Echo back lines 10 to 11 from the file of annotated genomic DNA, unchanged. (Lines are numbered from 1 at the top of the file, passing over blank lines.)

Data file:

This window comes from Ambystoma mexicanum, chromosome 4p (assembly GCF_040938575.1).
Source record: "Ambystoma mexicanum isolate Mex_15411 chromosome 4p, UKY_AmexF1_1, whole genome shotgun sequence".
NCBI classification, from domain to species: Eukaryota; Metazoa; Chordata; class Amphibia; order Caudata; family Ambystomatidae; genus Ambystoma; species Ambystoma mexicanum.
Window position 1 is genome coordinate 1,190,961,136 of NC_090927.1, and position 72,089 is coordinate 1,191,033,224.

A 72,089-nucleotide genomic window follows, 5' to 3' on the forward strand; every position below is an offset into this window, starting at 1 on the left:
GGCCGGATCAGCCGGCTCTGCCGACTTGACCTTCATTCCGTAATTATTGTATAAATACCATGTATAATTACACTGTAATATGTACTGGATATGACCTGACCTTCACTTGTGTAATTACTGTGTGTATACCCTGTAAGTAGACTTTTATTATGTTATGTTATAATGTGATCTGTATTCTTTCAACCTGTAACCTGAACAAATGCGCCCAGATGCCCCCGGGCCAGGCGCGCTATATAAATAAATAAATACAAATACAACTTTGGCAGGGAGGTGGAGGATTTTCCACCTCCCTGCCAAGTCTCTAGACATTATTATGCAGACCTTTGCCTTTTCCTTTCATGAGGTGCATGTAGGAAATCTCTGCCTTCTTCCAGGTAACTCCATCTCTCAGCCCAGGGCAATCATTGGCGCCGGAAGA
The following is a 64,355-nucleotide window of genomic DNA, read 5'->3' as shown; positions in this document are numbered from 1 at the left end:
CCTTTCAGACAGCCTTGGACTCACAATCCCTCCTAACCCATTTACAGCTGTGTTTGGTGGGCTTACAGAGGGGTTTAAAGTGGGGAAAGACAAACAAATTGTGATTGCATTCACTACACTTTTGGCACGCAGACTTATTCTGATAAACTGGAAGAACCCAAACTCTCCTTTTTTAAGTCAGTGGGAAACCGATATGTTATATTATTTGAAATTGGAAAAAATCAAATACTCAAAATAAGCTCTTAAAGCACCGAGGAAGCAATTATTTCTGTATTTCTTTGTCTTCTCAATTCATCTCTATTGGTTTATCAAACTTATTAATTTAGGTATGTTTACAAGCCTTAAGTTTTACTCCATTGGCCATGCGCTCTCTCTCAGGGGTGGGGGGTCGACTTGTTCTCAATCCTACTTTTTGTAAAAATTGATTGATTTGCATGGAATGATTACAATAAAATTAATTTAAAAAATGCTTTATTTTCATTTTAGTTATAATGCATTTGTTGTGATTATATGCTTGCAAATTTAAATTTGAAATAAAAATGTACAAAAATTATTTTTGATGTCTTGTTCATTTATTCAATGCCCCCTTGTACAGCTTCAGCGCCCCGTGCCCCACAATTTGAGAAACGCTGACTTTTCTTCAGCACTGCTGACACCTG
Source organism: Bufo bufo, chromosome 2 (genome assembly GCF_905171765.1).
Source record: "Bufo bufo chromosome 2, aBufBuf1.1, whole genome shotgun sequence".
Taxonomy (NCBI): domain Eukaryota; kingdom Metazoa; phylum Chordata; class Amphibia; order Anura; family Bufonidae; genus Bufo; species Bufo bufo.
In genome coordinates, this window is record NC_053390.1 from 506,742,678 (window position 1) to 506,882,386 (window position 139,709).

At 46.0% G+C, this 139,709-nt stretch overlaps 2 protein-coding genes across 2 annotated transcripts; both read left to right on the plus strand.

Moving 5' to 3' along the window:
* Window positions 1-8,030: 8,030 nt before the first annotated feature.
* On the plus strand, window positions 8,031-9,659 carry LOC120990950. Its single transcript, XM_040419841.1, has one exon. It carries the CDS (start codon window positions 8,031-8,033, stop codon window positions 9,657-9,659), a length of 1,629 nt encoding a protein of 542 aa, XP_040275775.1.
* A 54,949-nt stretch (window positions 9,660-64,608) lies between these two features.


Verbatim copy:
Source record: "Bufo bufo chromosome 2, aBufBuf1.1, whole genome shotgun sequence".
Taxonomy (NCBI): domain Eukaryota; kingdom Metazoa; phylum Chordata; class Amphibia; order Anura; family Bufonidae; genus Bufo; species Bufo bufo.